If I am correct in assuming 5% tolerance means a 100k resistor is within 5% of 100k (95k-105k), then 2 5% resistors in series would create a 10% tolerance series, right?

The reason I ask is I cannot find 91k resistors or 24k, the closest I have found is 2x47k=94k and 22k+4.7k=26.7k. I found 1/2 watt 22k+3.9k=25.9k and 47k.

So, my options right now are:
1/4 watt 5%:
2x47k=94k and 22k+4.7k=26.7k
or
1/2 watt 5%:
2x47k=94k22k and 22k+3.9k=25.9k

What would you do Bruce?

Otto

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Does using 2 resistors in series cause any issues?

If I am correct in assuming 5% tolerance means a 100k resistor is within 5% of 100k (95k-105k), then 2 5% resistors in series would create a 10% tolerance series, right?
Yeah, worst case you could now have that big of a swing. Can you buy a handful of each and measure them till you get what you want? How about a potentiometer?

letzleta

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Potentiometer??

Not sure what you are talking about there.

Otto

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Oops. A potentiometer is a type of resistor that you can set to any value within its range by turning a screw -- aka "varistor" (variable resistor) Here's an example of one available at RadioShack.

There are different shapes and sizes, and diffent resistance ranges. If you can fit them into your application, then you can easily adjust them to get the target values you are looking for. Then, if you want to tweak later to a different cutoff frequency, all you have to do it turn the knob! Of course, you'll need a tool to measure the resistance. If you don't already have one, there are lots of DMMs out there for reasonable prices. I have a nice one that a friend gave me, and I find it to be a very useful tool for lots of stuff.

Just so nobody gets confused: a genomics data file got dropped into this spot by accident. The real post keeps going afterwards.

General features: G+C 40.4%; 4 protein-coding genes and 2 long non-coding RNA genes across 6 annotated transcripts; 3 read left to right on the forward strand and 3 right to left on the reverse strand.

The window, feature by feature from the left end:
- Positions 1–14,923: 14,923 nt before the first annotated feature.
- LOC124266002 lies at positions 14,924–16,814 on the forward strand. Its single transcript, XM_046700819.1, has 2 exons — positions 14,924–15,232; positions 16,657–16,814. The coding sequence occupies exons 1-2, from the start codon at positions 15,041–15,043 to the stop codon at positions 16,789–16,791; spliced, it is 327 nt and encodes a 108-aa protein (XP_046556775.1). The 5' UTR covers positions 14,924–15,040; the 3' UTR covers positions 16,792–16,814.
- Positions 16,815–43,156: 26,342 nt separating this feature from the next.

brucek

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The reason I ask is I cannot find 91k resistors or 24k, the closest I have found is 2x47k=94k and 22k+4.7k=26.7k.
Fine, but the tolerance overall doesn't change. A 47K with a 5% tolerance can swing 2.35K, and a 91K 5% can swing 4.55K. The two 47K equal the 5% tolerance of the 91K. Right..

The tolerance is the guaranteed spec of resistance. Measure the resistors with a meter and see what you got.

Use the same or greater wattage that was there before the change.

brucek

letzleta

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Very good point bruce...

2 47k 5% tolerance resistors in series will have a 10% tolerance, but it is 10% of 47k which roughly equals 5% of 91k.

Thanks for the specifics, it was like a lightbulb going on after I read it.

letzleta

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Does anyone know if this mod has been done successfully? If so, I would like to be able to talk to anyone who has completed it. The resistors are located in a tough to get to location and I would like to hear how people have gotten to them.